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Brackets, and masks.

By June 23, 2020 No Comments

So how are you managing these days? Myself, occasionally, struggling a bit. It has to do with a number of things. Depends on the day, really. Today struggling a bit because it was brought home to me earlier that the American ship of state is, at the moment, apparently rudderless. Today this makes me more sad than angry. Just when a country really needs competent and principled leadership….

Which – when struggling a bit with the state of things – is when it’s helpful for me to remember that there are a lot of things that I can neither control nor change. Sometimes it’s helpful to make a list in my head – not of the things that I cannot change because that list would be long and dispiriting, but of the things I can. For example. There’s a shelf in my room that won’t stay on the wall. It’s not a poltergeist, although the fact that the shelf never falls off the wall when I’m in the room makes me wonder if there might indeed be a poltergeist involved. Probably not. Probably it’s that the shelf is one of those shelves that has a hidden metal bracket at the back. The part of the bracket that’s attached to the shelf is supposed to fit into the part of the bracket that’s screwed to the wall. Which it does, except that it does not do so consistently which, as regards shelving, is a problem. But it’s a problem I can fix. I happen to know that there are two old-fashioned shelf brackets in the basement, just sitting there. I can clean them up, get the drill, get a masonry bit, get the appropriate plastic anchors, and put the old-fashioned brackets up on the wall. Then I can cut a piece of pine shelving, fasten it to the brackets with wood screws, and voilà! A functioning, and dependable, shelf.

Here’s another thing I can control. When I want to know what a word means, I can look it up. In that vein, I’ve just found out that voilà comes from the French for “look there.” But you knew that. Having taken two years of high school French I should have known it as well, but alas (which, BTW and as every schoolchild knows, is a Middle English word that is a combination of the exclamatory “ah” and the Latin word for “weary”), I did not. At least not actively.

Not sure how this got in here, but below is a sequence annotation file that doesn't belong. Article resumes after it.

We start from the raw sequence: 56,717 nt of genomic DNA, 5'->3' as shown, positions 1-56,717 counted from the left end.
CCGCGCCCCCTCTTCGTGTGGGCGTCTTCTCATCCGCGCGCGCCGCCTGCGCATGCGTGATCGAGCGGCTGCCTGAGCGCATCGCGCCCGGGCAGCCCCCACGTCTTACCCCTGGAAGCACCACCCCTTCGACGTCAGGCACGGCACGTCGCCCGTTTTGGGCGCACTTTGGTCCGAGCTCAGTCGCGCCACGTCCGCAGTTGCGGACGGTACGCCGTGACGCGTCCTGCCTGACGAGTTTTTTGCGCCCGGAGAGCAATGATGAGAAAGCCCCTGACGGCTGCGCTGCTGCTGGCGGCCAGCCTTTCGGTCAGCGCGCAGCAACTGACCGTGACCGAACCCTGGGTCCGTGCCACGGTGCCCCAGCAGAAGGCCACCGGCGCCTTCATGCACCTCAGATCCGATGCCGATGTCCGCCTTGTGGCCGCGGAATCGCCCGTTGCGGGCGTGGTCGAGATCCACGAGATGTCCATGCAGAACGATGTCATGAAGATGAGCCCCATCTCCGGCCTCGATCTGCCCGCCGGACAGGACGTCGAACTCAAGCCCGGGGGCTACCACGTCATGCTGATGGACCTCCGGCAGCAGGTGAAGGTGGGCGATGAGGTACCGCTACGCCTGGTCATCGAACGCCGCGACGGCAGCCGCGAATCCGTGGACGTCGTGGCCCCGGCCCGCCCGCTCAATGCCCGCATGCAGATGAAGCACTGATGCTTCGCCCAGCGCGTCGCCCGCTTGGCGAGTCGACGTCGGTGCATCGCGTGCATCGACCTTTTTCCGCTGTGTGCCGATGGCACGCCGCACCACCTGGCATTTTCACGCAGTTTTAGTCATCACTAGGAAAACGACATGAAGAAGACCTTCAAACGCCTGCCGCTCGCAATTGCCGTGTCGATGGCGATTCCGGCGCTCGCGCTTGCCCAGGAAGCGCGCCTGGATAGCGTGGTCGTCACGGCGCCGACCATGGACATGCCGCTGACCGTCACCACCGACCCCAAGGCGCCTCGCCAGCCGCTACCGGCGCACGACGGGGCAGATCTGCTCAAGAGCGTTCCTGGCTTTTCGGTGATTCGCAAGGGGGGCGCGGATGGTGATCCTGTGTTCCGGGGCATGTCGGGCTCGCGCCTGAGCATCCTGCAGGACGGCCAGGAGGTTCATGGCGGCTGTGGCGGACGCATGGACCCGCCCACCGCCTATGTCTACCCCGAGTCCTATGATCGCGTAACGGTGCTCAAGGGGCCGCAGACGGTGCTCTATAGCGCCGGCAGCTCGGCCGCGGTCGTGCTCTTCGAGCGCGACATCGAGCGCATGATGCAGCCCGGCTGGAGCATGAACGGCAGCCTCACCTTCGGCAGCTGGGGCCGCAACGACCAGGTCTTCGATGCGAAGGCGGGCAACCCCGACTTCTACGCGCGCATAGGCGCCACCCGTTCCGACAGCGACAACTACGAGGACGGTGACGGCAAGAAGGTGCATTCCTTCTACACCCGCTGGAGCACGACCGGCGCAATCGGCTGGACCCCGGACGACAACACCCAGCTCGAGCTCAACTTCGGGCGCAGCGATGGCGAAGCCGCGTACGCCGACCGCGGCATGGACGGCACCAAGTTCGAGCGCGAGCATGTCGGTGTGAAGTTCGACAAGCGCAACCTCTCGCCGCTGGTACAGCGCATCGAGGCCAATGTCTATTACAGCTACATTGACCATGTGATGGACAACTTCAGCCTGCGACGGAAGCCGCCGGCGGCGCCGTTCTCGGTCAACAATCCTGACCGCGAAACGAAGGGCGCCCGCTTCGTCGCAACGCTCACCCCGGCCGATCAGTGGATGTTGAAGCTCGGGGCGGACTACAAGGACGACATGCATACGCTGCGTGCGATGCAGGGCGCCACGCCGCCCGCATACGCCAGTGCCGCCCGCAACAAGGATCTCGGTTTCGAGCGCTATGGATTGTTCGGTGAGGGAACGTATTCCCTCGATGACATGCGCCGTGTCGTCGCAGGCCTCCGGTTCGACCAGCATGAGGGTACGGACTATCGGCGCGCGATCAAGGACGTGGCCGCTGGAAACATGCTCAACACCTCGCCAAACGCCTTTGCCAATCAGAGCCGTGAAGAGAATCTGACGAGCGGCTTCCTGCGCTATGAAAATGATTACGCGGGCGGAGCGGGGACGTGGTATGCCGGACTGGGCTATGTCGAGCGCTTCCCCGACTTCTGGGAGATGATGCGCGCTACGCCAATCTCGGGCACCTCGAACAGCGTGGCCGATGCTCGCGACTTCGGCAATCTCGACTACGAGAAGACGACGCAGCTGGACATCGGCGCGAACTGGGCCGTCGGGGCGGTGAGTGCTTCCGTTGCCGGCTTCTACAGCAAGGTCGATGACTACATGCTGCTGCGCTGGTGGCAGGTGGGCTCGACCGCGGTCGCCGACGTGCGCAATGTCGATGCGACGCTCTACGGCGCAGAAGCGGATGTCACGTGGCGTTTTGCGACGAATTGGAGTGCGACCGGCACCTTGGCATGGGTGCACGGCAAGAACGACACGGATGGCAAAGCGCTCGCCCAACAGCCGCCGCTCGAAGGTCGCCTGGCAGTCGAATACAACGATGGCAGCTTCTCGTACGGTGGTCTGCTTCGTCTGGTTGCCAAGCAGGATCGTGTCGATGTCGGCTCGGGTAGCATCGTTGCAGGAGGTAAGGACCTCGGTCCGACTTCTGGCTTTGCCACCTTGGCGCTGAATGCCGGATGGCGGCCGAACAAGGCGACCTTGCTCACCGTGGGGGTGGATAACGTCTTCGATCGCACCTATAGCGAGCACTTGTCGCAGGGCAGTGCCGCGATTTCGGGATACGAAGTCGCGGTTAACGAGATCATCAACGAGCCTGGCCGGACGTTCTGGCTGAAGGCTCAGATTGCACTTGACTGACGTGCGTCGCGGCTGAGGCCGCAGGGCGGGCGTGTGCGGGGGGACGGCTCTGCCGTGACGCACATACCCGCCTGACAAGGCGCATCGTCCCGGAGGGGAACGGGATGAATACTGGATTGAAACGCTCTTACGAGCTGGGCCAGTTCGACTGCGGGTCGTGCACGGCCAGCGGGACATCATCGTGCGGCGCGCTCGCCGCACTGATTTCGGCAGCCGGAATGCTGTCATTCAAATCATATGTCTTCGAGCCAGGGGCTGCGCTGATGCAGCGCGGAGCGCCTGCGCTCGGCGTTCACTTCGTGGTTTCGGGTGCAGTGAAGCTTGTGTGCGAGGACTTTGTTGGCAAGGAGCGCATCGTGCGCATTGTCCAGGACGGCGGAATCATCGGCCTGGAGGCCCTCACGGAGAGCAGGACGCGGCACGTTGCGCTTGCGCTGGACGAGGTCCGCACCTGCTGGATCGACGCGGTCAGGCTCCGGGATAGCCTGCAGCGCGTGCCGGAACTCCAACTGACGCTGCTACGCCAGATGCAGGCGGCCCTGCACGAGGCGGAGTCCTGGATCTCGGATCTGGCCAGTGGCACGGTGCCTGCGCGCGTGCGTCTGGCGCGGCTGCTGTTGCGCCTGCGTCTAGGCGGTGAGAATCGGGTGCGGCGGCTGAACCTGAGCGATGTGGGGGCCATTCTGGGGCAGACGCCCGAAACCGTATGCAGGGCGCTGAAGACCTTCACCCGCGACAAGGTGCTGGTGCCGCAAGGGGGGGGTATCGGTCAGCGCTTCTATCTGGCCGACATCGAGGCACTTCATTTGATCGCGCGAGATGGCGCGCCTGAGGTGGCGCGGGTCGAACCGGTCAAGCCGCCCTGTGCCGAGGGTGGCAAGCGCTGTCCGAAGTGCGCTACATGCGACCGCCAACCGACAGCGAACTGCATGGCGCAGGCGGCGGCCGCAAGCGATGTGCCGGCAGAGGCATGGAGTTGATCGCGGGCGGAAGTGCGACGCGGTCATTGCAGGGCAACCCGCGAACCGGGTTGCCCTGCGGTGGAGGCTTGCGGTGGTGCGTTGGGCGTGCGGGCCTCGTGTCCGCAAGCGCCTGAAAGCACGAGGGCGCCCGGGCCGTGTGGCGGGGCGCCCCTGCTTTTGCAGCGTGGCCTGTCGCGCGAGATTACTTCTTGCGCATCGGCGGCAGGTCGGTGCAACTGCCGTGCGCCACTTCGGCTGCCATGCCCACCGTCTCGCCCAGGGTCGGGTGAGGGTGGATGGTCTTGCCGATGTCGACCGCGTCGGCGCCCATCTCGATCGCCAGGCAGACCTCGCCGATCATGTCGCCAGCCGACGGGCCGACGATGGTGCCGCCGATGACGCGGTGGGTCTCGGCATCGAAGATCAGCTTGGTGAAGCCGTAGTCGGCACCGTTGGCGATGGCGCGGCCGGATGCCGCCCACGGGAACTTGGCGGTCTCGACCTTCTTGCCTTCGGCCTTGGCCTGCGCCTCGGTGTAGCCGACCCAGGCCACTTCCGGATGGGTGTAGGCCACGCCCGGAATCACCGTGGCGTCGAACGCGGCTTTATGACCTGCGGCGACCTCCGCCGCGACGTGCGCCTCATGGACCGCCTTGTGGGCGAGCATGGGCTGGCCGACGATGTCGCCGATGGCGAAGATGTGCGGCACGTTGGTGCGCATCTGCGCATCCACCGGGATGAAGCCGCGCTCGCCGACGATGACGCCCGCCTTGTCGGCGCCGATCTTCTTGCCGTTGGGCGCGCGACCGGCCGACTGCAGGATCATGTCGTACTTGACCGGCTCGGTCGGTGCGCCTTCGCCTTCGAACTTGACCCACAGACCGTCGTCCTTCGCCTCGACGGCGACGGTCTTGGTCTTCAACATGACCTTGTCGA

As the economist and columnist Paul Krugman pointed out in yesterday’s (Monday, June 22) New York Times, only in America has the wearing of masks become politicized. In general, and to put it crudely, those in the center and to the left of center wear masks willingly. Those on the belligerent right (a small but angry subset of those on the right)(which belligerent comes from the Latin bellum, which means war, as in antebellum, or before the Civil War) refuse to wear masks and justify their refusal by minimizing or dismissing as a conspiracy a real and not made up pandemic that has killed no fewer than 123,000 Americans. And so endanger the lives and safety of other people. And set a bad example.

My grandmother used to warn me about getting in with a bad crowd. What that has to do with any of the above, I don’t know. Also, I’m not sure what she would have thought about my becoming a Jesuit.

Wearing masks is one way – and an important way – we can care for one another right now. It doesn’t really matter that another includes people I don’t know and will probably never run into again. It doesn’t even matter that another includes members of the belligerent right. Jesus – Emanuel, God with us – wants us to care for one another, regardless. He said so, more than once.

So, that guy at the end of the aisle at the hardware store, scowling at you because you’ve just noted, out loud, certainly awkwardly but to no one in particular and you really weren’t trying to pick a fight with anybody, that the guy at the other end of the aisle is not wearing a mask? Beloved. Belligerent but beloved. You? Peaceable, concerned, worried about the state of things but trying to be productive even as you worry, looking for ways to be a helper in the midst of not one but several crises, at the moment just trying to stay out of harm’s way while at the same time still hoping, perhaps foolishly, to find the stupid shelf brackets which are supposed to be right at this end of the aisle because you, breaking with tradition and because you were in kind of a hurry, asked the nice man at the counter where the shelf brackets were and he said, helpfully, that they were at this end of aisle 12, next to the mail boxes? Beloved. B.E.L.O.V.E.D.

 

 

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